The shift towards digital education for children will provide a ‘massive opportunity’ for agriculture, as thousands of schools close due to the coronavirus pandemic.
This has resulted in a move towards online learning, which has seen the Royal Cornwall Association (RCAA) launch a series of ’farming from home’ activities children can do as part of its Farm and Country education project.
While food producers are classed as key workers, which means children can still attend school, the Government has strongly advised they should be kept at home if possible.
Emma Parkyn, educational co-ordinator at RCAA, therefore said the activity sheets produced on topics such as livestock and dairy farming alongside core subjects online, provided an ’invaluable opportunity’ to educate children on the ‘vital’ work of the industry.
She said: “It is extremely important for children to have an understanding of where their food comes from, not enough children know this and therefore believe it simply comes from shops.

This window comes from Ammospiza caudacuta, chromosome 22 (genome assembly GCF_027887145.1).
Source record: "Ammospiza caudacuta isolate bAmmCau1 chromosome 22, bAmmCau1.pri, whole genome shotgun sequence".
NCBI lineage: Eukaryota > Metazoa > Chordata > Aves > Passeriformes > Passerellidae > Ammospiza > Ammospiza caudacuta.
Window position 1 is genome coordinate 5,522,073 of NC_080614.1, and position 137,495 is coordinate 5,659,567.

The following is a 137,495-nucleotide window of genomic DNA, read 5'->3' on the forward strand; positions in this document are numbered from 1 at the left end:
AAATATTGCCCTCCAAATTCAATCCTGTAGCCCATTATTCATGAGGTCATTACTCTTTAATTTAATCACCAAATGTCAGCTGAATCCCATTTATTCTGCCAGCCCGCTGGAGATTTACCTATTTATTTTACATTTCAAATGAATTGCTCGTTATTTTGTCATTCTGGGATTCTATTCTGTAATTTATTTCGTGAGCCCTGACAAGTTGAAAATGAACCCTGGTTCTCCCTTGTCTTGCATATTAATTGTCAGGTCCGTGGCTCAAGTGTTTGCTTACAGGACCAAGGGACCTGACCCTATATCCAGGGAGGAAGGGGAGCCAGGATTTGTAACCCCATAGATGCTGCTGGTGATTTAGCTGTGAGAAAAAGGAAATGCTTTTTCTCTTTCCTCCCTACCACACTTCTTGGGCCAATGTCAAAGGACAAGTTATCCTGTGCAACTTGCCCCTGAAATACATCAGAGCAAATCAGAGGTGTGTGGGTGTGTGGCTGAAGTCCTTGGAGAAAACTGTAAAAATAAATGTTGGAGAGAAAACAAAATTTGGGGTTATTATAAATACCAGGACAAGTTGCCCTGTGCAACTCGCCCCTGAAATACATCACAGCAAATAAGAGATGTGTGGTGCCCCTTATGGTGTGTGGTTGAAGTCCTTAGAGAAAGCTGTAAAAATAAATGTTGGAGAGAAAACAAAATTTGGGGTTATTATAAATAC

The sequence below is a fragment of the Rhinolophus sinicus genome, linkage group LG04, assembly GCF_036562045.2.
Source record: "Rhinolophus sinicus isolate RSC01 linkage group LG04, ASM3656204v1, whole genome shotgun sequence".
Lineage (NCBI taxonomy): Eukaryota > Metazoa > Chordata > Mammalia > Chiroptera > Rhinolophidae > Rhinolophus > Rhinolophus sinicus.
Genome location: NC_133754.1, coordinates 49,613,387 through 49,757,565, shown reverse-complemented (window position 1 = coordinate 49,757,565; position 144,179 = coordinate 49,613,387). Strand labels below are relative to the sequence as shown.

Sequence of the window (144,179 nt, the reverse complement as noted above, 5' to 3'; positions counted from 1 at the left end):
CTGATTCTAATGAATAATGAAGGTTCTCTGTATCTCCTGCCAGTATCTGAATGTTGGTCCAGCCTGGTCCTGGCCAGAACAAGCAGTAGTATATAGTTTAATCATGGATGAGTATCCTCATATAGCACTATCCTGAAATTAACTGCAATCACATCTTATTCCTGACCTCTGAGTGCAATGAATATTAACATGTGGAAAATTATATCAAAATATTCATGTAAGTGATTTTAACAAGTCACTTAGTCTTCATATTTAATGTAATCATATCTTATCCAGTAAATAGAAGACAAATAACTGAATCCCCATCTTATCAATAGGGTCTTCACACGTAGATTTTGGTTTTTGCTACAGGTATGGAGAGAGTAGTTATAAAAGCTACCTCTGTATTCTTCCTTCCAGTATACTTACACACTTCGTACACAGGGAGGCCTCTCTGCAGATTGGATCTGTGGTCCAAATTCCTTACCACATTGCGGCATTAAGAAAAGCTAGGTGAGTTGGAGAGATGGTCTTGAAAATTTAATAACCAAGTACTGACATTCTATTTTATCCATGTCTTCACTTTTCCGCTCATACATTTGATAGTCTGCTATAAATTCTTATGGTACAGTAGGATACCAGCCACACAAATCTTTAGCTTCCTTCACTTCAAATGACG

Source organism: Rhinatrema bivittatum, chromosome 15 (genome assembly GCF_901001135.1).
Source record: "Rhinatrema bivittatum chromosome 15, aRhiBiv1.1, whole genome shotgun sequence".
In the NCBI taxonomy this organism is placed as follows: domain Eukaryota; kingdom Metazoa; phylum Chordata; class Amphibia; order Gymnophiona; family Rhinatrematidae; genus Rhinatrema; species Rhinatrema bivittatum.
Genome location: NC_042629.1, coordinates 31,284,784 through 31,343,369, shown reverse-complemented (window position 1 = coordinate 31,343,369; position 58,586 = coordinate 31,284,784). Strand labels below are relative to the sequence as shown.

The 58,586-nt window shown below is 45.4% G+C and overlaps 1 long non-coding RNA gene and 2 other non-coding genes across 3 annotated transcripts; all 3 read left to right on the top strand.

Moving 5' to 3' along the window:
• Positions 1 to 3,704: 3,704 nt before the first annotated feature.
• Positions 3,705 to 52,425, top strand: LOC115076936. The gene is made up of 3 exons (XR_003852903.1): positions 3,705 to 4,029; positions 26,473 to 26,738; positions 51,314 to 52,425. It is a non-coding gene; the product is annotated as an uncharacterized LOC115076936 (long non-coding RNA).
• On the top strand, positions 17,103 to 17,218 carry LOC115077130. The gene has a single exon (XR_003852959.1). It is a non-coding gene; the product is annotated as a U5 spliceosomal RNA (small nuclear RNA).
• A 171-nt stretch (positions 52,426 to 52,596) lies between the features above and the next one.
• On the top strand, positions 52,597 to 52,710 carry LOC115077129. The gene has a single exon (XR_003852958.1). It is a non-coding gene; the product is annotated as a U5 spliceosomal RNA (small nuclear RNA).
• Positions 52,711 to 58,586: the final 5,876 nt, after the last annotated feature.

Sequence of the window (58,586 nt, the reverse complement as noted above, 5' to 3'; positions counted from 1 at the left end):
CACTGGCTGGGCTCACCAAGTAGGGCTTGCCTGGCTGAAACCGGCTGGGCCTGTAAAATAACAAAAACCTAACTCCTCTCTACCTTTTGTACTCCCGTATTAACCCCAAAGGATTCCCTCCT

“This is even more important now, especially with farmers and food producers being listed as key workers, whereby the Government has noted their hard work and dedication.”
The project forms part of a wider drive to provide young people with a ‘real-time’ understanding of the issues farmers face every day.
Taking to Twitter, Cambridgeshire mixed farmer Tom Martin, claimed school closures meant initiatives such as #FarmerTime would now become ‘more important than ever’.
Coordinated by Linking Environment and Farming (LEAF) organisation, the Farmer Time incentive organises free fortnightly video calls between farmers and classrooms to teach children about where their food comes from and how it relates to the wider curriculum.
Mr Martin urged the current situation served as a ‘massive chance’ for the sector to work on the way we access people remotely, saying: “Farming and education should be no exception.”
Ms Parkyn echoed this and highlighted the importance of accessibility at this time.
She added: “The guides have been designed with parents in mind, children can watch the video on livestock for example and then pick an activity from the livestock activity sheet.
“We wanted them to be easy for children to access and something that parents can use to support them within their new ‘teaching’ role.”